In a masterful blend of storytelling and scientific expertise, we meet Nandu, a 13-year-old Tibetan orphan who breeds and raises elephants for the King with his adopted family of animal handlers in 1970s Nepal.
Nandu and his “brother elephant,” Hira Prasad, navigate the dangers of poachers, kidnappers, and the wild jungle while trying to preserve the wildlife around them. Through their ordeals, Nandu begins to question his own relationship to Hira Prasad and the other elephants of his sanctuary.
Themes such as colonialism, preservation, and human trafficking are represented alongside the known interpersonal intelligence of elephants in the wild and in captivity in this story. While there are upsetting themes and realities represented, very few graphic details are included in this heartwarming and spiritual story that will captivate readers from middle school to adulthood.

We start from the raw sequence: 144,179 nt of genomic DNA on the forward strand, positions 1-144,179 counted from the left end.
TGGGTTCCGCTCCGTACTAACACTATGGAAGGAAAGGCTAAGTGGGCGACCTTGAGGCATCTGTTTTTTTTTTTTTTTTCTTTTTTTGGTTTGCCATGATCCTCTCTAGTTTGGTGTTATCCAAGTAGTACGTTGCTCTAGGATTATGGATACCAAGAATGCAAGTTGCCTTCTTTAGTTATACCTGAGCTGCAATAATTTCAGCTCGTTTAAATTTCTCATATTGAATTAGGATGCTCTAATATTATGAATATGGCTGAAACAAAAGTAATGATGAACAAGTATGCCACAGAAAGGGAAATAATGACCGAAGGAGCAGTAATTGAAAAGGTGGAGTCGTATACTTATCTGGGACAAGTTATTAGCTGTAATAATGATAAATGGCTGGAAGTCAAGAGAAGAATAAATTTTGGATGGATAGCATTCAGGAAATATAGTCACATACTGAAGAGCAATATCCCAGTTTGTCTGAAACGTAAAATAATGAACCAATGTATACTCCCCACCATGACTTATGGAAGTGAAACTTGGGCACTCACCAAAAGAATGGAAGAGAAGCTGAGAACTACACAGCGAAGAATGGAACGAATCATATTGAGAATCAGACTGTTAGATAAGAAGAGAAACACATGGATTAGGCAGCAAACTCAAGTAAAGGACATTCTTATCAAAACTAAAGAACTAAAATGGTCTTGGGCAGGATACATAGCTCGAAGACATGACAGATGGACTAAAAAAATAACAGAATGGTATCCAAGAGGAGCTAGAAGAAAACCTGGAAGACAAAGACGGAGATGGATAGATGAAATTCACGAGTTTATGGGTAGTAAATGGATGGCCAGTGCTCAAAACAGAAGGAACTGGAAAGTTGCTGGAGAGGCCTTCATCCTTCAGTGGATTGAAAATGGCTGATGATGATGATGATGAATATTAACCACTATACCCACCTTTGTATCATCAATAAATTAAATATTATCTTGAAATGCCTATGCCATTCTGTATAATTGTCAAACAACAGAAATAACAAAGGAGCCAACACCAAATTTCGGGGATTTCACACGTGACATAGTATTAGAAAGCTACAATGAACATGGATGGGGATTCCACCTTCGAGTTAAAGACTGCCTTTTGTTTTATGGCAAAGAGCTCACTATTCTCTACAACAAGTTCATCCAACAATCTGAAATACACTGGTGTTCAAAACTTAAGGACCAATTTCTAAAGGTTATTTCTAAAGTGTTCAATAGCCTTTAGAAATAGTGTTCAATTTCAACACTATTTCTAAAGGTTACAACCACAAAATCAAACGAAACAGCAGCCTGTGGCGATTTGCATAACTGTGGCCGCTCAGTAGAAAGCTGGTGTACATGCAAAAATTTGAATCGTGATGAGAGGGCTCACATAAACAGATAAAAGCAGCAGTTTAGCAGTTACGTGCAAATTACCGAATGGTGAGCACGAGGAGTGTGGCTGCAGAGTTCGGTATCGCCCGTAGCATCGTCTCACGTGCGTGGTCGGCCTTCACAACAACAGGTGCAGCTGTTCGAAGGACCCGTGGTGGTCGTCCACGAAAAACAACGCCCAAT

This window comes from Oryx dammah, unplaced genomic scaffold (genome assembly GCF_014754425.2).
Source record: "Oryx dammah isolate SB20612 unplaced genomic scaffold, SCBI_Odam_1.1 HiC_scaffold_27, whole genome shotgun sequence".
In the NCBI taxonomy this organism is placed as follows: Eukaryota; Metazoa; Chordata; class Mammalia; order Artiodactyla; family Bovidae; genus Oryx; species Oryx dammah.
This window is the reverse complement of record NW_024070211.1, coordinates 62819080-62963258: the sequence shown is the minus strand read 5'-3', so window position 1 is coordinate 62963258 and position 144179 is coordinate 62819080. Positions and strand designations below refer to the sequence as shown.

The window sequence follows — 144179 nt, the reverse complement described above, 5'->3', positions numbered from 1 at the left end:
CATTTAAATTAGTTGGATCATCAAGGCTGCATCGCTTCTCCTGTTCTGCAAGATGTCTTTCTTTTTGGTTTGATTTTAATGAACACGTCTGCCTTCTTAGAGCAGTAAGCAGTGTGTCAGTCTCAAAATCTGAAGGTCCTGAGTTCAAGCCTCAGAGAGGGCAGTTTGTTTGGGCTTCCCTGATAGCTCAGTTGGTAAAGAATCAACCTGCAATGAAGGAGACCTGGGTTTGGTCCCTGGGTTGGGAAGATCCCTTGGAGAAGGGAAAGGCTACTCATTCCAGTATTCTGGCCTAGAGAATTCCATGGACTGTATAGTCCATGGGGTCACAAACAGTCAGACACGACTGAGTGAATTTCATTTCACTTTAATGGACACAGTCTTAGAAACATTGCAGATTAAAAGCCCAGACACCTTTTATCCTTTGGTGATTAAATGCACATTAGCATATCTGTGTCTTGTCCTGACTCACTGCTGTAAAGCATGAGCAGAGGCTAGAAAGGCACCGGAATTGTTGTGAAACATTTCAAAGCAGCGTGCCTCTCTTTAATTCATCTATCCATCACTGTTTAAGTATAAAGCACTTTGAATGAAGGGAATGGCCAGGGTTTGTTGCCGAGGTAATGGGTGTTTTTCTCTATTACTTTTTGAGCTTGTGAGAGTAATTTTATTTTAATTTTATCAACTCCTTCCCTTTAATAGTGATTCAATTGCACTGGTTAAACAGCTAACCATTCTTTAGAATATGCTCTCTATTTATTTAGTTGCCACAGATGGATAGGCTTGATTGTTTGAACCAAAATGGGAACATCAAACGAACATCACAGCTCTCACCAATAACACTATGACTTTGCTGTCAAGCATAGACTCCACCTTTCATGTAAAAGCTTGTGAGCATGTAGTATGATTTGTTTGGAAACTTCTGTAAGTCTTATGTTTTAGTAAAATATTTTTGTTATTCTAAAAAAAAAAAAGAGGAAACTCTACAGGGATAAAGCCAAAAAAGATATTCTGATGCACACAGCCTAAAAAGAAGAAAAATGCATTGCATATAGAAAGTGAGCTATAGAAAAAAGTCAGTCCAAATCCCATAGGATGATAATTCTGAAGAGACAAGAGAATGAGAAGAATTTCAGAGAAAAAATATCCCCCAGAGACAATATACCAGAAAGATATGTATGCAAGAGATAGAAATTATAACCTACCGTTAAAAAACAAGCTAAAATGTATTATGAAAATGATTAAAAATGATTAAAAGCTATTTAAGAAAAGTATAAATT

This book is a companion to Dinerstein’s earlier work, What Elephants Know. I would highly recommend both titles for middle and high school libraries.
This review was originally published in the May/June 2019 issue of What’s Happening in NYC’s School Libraries published by the NYC DOE Office of Library Services.